Why do firms pay dividends? A well-known finance theory proposes that, in frictionless markets, dividends are irrelevant for firm valuation because an investor’s wealth does not change if the firm holds a dollar in the bank or if the firm returns a dollar to an investor through a dividend who then holds it in the bank. Despite this, roughly 40 percent of public firms pay dividends and, because they are rarely cut, dividends provide investors with a predictable stream of cash. Research has had limited success in explaining why firms pay dividends (i.e. the benefits), but the costs, such … Read more
In recent years, there has been an increase in the number of firms opting to either forgo the public equity market or exit the market in favor of private financing. Increasingly, financing for private firms comes from private funds, such as private equity, venture capital, and hedge funds. In 2015, private funds owned stakes in over 7,500 firms and had over $4 trillion in capital under management. This amounts to a significant portion of the overall economy relative to the total U.S. market capitalization of $25 trillion.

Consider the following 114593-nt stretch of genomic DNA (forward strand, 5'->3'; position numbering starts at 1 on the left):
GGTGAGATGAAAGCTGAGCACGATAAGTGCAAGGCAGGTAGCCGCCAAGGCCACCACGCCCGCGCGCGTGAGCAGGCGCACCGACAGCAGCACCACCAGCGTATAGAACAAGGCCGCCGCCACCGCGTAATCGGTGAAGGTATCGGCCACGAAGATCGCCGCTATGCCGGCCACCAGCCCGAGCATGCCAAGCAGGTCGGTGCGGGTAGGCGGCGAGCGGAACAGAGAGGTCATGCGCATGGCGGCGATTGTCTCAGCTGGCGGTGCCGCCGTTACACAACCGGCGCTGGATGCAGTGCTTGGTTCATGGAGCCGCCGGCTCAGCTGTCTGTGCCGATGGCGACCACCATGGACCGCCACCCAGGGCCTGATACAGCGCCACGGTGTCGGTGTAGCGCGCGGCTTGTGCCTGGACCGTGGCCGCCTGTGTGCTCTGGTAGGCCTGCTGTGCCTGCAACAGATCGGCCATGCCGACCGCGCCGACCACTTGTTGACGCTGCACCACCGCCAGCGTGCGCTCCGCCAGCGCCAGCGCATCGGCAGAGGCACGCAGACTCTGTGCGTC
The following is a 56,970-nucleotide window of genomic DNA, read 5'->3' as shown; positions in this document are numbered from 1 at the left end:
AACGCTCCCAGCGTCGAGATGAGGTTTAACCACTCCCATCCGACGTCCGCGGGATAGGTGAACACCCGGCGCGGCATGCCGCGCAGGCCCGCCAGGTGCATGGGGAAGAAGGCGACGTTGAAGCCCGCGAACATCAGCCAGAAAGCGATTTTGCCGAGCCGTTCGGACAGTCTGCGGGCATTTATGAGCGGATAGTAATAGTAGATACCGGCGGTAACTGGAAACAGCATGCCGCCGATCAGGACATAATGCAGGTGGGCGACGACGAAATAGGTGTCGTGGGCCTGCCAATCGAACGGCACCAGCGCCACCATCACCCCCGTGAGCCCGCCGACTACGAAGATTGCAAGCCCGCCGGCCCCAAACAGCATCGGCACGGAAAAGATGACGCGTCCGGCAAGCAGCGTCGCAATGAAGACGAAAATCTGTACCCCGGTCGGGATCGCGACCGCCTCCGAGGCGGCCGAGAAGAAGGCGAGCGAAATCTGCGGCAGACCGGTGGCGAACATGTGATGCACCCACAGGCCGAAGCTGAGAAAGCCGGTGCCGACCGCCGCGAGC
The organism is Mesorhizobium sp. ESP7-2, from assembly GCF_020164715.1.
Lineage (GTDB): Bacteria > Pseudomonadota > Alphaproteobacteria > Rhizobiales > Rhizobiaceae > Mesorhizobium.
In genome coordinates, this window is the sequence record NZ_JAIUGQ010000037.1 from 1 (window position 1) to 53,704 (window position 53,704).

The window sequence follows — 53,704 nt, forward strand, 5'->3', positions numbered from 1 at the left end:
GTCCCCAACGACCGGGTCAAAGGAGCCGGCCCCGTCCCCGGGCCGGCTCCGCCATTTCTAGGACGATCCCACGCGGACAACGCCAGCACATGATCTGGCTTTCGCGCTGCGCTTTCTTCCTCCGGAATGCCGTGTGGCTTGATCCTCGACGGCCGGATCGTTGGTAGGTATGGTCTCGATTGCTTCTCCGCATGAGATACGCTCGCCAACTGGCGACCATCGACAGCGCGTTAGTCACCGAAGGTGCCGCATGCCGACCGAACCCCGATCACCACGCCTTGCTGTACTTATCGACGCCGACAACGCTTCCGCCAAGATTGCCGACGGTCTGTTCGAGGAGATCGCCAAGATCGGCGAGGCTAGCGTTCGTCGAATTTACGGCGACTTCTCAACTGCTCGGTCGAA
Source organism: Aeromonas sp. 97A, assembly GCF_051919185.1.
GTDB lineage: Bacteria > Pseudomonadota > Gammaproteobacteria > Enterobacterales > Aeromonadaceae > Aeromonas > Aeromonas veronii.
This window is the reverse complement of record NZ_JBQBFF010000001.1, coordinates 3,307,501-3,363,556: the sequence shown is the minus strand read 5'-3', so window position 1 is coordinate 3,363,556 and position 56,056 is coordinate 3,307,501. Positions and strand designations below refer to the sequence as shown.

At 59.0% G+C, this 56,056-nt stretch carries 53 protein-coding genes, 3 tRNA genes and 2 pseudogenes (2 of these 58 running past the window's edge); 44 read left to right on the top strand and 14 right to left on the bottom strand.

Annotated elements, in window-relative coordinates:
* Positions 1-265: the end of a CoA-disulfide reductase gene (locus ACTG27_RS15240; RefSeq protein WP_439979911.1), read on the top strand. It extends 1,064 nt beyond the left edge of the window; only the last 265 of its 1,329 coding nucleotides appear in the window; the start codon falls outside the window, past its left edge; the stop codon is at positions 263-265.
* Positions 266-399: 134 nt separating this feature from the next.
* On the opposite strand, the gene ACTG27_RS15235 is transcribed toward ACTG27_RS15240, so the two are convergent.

As the privately-held sector of the economy grows, the financial … Read more